Crape myrtle, often called the lilac of the South, is a shrub or tree suitable for many landscape settings. Crape myrtle produces clusters of red, white, pink or purple flowers in summer, followed by brown fruit pods that remain on the plant through the winter. Crape myrtle comes in a variety of sizes and grows moderately to quickly.
Crape myrtles typically grow at a moderately fast growth rate --12 to 18 inches per year. The shrub may take a year or two to become established but grows quickly once it has developed a strong root system. Mature heights range between 10 and 30 feet. A few compact varieties stand 3 to 6 feet high when mature.
Growing conditions play a role in how quickly crape myrtle grows. For fastest growth, amend the soil with compost and peat moss to improve drainage and texture. Plant crape myrtle in full sun and water to keep the soil moist, especially for the first two years as the plant becomes established. Mature plants are fairly drought tolerant. Crape myrtles planted in shade bloom less and are susceptible to diseases such as powdery mildew. Excessive nitrogen fertilizer encourages fast, vegetative growth but reduces flowering and may leave the plant vulnerable to disease, as well.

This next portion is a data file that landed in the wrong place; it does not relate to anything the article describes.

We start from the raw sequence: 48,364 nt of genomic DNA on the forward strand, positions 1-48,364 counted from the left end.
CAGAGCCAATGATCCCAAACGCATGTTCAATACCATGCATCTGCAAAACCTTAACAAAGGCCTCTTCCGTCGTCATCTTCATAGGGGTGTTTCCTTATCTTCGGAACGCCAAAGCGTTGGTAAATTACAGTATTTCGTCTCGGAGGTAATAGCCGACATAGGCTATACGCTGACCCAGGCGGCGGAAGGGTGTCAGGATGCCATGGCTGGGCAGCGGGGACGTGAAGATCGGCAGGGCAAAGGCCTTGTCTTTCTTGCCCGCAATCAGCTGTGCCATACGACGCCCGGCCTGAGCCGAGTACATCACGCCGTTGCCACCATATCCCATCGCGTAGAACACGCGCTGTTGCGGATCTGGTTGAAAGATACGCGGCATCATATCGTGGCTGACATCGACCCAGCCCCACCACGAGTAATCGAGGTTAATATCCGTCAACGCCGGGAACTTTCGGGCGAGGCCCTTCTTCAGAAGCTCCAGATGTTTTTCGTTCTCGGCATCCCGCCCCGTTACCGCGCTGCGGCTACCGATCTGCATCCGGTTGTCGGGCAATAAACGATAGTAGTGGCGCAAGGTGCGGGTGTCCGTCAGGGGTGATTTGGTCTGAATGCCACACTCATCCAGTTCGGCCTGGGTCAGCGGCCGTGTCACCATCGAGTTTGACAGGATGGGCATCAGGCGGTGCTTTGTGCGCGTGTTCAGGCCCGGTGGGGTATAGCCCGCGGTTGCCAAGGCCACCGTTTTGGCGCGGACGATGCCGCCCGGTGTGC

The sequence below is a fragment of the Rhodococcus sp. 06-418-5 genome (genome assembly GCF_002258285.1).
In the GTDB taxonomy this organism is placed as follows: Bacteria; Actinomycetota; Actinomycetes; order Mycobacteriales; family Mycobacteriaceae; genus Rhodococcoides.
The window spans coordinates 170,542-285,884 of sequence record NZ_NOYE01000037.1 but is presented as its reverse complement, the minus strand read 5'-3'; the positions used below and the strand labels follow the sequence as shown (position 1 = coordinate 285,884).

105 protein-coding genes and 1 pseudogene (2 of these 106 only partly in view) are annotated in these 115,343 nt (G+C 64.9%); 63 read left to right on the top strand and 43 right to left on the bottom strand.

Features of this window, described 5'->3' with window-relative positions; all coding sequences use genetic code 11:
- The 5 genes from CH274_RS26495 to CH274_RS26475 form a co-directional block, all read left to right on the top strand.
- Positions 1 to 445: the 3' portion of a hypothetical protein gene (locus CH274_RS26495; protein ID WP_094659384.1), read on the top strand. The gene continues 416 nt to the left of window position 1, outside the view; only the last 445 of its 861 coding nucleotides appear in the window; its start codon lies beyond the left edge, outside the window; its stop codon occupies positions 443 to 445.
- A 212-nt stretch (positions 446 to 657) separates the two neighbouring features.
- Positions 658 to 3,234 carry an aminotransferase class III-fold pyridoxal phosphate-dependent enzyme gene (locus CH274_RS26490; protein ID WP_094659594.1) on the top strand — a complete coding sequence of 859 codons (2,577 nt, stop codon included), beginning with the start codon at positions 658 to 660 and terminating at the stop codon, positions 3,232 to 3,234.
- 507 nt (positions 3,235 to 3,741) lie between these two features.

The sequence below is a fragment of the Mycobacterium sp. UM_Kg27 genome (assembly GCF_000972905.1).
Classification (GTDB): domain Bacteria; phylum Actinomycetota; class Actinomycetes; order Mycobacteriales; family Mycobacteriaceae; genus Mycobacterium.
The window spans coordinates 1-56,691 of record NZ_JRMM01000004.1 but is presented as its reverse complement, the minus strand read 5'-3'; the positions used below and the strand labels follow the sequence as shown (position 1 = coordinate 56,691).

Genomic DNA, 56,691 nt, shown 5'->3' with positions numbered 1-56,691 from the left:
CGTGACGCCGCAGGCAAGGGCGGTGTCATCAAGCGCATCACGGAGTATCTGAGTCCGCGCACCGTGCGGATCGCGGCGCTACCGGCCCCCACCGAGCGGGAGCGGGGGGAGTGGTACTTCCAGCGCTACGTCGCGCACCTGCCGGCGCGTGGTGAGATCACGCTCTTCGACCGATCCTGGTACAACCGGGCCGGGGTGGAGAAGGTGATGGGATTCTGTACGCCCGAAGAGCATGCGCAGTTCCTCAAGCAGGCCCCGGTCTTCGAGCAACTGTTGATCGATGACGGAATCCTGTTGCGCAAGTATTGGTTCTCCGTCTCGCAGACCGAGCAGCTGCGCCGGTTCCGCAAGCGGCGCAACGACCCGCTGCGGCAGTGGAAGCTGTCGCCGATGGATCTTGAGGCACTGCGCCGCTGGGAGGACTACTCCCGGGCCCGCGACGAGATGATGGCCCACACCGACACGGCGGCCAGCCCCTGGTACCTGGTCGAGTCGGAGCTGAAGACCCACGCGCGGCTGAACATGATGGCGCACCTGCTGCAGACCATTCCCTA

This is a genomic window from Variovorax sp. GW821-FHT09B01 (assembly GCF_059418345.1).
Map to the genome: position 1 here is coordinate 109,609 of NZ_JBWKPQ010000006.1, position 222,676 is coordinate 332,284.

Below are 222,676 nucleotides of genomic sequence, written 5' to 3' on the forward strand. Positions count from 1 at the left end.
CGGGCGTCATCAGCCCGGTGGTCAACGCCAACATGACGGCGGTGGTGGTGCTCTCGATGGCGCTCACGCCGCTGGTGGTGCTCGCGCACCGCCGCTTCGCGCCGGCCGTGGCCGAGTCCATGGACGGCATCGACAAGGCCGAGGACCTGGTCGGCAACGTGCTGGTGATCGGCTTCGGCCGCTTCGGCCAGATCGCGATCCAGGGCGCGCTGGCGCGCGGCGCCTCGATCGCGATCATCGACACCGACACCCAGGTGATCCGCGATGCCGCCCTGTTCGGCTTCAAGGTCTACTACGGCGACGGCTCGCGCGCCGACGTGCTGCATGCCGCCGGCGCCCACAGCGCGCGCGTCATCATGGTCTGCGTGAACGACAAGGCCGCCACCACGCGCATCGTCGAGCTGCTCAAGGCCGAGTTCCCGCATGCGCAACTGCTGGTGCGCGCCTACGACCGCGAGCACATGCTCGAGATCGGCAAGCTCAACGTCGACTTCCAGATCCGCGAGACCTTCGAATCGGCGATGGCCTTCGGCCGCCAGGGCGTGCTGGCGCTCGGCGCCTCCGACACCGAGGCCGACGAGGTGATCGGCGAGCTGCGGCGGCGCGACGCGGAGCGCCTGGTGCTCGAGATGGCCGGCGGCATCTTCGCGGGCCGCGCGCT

Crape myrtles tolerate urban conditions and cramped sites, although they will grow more quickly when given adequate space. Select a crape myrtle variety suited for the site. Hope, Ozark Spring and Victor stand 3 to 6 feet high but are prone to powdery mildew. Seminole, Cherokee and Catawba are resistant to powdery mildew and grow 8 to 12 feet high. Larger varieties, such as Natchez and Tuscarora, grow 20 to 25 feet high and 15 feet wide.
Avoid the temptation to prune crape myrtle severely if it is growing too quickly. Severe pruning or topping the shrub to control its size often ruins its natural, open shape and may leave the tree more prone to disease. Instead, remove a crape myrtle that is too large for its space and replace it with one more appropriately sized.